• Red blood cells (RBCs). RBCs are the cells responsible for carrying oxygen from the lungs to the rest of the body, and carbon dioxide from the other tissues back to the lungs.
  • White blood cells (WBCs). WBCs are responsible for fighting against various infections.
  • Platelets. Platelets are cell fragments that play a principal role in bleeding cessation.

Types of acute myelogenous leukemia

AML has eight different subtypes, which are the following:

  • Myeloblastic (M0)
  • Myeloblastic (M1)
  • Myeloblastic (M2)
  • Promyelocytic (M3)
  • Myelomonocytic (M4)
  • Monocytic (M5)
  • Erythroleukemia (M6)
  • Megakaryocytic (M7)

Symptoms of acute myelogenous leukemia

Early symptoms and signs of AML are not typical. They may mimic other medical conditions, such as the flu. AML may present with fever and pain in the bones. Other general symptoms may include some of the following:

  • Breathlessness
  • Fatigue
  • Unusual bleeding and easy bruising
  • Lethargy
  • Susceptibility to infections
  • Pale skin
  • Weight loss
  • Night sweats
  • Loss of appetite

AML and leukostasis

Leukostasis is a medical emergency that can appear in people with high numbers of leukemia cells. Abnormal leukemic cells are bigger than healthy cells, meaning they have trouble with going through small vessels. Sometimes, they clog up some small vessels leading to oxygen deprivation in the correspondent tissue. Symptoms and signs depend on the area affected and may mimic a stroke. Some of them are the following:

  • Unilateral body weakness
  • Blurry vision
  • Slurred speech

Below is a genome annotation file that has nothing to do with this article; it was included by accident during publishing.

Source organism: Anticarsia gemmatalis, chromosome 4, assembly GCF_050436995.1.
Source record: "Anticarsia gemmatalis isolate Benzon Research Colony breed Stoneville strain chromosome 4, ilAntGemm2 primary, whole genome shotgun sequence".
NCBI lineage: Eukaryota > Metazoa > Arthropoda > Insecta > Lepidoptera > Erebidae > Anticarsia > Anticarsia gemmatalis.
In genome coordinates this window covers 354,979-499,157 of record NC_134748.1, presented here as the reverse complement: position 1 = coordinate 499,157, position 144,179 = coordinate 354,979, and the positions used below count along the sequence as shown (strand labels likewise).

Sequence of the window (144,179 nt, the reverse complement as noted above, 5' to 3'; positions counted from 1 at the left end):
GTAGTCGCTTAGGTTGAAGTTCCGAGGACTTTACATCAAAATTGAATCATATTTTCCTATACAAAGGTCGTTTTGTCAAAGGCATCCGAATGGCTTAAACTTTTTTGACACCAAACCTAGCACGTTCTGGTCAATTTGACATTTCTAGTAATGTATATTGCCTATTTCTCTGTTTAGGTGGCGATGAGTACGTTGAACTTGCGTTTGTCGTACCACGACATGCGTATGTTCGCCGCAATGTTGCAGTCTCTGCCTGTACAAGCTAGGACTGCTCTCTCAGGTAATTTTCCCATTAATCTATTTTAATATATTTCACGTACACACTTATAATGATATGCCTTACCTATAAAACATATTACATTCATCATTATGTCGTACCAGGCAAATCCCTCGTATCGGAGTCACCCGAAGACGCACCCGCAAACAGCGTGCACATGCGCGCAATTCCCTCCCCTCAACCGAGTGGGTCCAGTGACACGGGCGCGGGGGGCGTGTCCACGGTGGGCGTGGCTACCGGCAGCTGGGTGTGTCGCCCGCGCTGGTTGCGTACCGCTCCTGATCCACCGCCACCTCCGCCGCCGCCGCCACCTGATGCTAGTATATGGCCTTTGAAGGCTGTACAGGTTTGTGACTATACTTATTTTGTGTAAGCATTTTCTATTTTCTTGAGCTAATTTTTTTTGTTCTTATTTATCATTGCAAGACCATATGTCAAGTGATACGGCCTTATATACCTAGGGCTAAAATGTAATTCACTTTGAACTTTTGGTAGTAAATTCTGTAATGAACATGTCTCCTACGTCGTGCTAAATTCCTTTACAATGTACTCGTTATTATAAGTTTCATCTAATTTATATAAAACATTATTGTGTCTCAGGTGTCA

• Headache
  • Sleepiness and confusion

Diagnosis of acute myelogenous leukemia

To diagnose AML, your doctor will ask you questions about your history, symptoms, and potential risk factors, and he or she will perform a physical exam. A blood test is essential as it will show high numbers of WBCs and blasts and low levels of RBCs and platelets, suggesting AML. To confirm the diagnosis, you may undergo a bone marrow biopsy using a needle. Occasionally, the diagnostic procedure requires a spinal tap and genetic testing.

What is the treatment of acute myelogenous leukemia?

Deciding your treatment plan depends on many factors, such as the subtype of AML, your overall health, medical history, and age. Whatever the agent used, the treatment generally consists of the remission induction therapy and consolidation therapy. The remission induction therapy usually uses chemotherapy, which kills cancer cells with oral or intravenous drugs. Other drug therapies include the following:

  • Targeted therapy
  • Arsenic trioxide
  • All-trans retinoic acid (ATRA)
  • Bone marrow transplant

Bone marrow transplant is usually useful as consolidation therapy, following chemotherapy or radiation therapy. To receive a bone marrow transplant, you need a compatible donor. You can also receive your cells as a transplant, in case of relapse, provided that you already stored them while in remission.